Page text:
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Photo credit - Nina Matthews Photography (Flickr Creative Commons)

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  1. Phil
    December 7, 2010 at 3:23 pm | Permalink

    Have you seen the broken window effect in action?
    How do you win friends and influence people?
    Please share!

  2. December 7, 2010 at 4:07 pm | Permalink

    Phil, this is such a great and inspirational post. I was struck by an article on some organization/zen blog that stated, “The ultimate act of self respect is making your bed.” You are so right! In my self-development journey, I’ve been more and more attuned to my desire to increase self respect in my actions and attitudes. The more I work on that, the more I have to offer to those around me, and the more I get, through the Law of Indirect Effort.
    Steve-Personal Success Factors recently posted..Check Out This Goal Setting Template For 2011

  3. JimF
    December 7, 2010 at 6:35 pm | Permalink

    Yes, but… Well done for cleaning the yard Phil.

    But your broken window theory isn’t that sound. Freakonomics memorably took it apart:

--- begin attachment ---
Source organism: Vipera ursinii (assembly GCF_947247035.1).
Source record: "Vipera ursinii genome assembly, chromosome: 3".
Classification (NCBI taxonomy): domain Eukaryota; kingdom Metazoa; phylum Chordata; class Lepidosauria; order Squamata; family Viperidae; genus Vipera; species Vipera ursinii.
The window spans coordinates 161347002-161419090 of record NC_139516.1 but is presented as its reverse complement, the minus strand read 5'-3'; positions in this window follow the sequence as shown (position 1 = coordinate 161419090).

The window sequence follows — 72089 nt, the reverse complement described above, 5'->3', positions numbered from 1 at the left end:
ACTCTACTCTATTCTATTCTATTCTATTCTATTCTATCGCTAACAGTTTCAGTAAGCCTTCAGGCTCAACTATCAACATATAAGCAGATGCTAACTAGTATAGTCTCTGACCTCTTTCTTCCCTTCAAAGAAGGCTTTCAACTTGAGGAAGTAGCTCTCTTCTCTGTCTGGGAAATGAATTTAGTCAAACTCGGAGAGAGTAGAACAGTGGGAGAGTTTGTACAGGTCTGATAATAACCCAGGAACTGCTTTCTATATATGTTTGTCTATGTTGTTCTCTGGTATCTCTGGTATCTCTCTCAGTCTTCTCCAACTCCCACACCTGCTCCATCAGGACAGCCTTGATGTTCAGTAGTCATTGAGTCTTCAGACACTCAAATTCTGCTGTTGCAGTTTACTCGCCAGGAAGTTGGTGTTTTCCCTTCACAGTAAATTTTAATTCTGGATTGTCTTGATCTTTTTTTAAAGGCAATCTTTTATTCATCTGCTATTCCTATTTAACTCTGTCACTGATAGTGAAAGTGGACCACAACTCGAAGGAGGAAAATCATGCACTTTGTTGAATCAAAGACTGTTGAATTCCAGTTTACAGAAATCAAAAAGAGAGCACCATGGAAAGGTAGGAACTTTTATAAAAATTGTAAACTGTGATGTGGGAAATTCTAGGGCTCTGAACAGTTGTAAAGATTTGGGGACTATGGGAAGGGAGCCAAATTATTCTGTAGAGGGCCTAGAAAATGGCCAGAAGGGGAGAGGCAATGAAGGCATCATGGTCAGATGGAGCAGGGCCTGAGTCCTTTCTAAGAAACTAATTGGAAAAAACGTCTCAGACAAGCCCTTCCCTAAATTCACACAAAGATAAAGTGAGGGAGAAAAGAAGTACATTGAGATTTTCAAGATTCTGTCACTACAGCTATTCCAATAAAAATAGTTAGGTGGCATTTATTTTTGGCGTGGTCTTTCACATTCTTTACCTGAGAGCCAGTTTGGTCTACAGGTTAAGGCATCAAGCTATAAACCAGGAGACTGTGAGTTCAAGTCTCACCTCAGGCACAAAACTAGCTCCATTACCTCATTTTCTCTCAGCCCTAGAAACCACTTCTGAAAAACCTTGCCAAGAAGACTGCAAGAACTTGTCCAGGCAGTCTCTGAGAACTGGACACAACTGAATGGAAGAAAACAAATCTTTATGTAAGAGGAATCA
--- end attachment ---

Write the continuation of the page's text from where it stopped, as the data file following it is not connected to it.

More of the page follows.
In the best-seller Freakonomics, economist Steven D. Levitt and co-author Stephen J. Dubner both confirms and casts doubt on the notion that the Broken Windows theory was responsible for New York’s drop in crime. Levitt noticed that years before the 1990s, abortion was legalized. Women who were least able to raise kids (the poor, drug addicted and unstable) were able to get abortions, so the number of children being born in broken families was decreasing. Most crimes committed in New York are committed by 16-24 year old males; when this demographic decreased in number the crime rate followed. At the same time, Levitt also found that the greater number of police as well an increased incarceration rate had contributed to the decline in crime. Levitt’s book is based on published scientific studies that have been subject to peer-review.

    You’re right about presentation of course. Judgements are formed scarily quickly so it’s worth considering someone else’s perspective of you.

    Right now the rest of your readers will be thinking I’m more than a little argumentative.

    And they’d be right…

  4. Phil
    December 7, 2010 at 7:36 pm | Permalink

    Steve – thanks for the kind words and glad you enjoyed the post.